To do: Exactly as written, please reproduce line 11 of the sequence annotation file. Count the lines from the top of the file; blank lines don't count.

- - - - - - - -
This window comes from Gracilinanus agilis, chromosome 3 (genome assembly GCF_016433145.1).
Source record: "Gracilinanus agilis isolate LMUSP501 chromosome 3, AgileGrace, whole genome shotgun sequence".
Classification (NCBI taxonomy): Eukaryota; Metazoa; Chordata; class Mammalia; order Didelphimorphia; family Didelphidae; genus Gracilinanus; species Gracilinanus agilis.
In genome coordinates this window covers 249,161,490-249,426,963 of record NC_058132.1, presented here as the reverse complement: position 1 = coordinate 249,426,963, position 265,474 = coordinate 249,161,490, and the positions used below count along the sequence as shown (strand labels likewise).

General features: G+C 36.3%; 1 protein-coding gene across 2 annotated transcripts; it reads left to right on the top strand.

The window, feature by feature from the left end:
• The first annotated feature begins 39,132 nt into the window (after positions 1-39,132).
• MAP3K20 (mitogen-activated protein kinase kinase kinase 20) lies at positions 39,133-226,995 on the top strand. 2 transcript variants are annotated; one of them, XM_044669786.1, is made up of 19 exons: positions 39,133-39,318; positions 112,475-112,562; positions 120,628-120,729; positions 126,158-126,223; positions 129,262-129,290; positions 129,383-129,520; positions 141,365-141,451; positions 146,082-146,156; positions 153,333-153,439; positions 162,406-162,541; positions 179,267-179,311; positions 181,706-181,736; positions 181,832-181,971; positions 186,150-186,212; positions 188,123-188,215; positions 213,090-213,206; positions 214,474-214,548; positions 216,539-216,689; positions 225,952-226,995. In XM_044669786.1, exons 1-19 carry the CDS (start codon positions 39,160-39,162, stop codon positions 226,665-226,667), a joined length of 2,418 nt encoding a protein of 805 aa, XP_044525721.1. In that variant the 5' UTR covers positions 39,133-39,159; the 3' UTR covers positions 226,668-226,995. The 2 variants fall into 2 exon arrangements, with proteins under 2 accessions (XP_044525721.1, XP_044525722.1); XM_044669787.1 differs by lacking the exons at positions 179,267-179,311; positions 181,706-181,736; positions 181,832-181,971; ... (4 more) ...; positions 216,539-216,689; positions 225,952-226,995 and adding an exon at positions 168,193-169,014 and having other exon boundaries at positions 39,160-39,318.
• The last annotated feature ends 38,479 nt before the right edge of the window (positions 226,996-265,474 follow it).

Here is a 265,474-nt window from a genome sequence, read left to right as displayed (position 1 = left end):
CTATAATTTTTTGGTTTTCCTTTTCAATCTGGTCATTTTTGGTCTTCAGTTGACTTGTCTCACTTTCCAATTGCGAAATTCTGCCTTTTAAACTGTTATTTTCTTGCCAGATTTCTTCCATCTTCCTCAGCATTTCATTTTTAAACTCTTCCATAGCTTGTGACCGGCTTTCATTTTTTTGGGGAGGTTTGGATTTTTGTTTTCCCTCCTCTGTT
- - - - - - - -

CTATAATTTTTTGGTTTTCCTTTTCAATCTGGTCATTTTTGGTCTTCAGTTGACTTGTCTCACTTTCCAATTGCGAAATTCTGCCTTTTAAACTGTTATTTTCTTGCCAGATTTCTTCCATCTTCCTCAGCATTTCATTTTTAAACTCTTCCATAGCTTGTGACCGGCTTTCATTTTTTTGGGGAGGTTTGGATTTTTGTTTTCCCTCCTCTGTT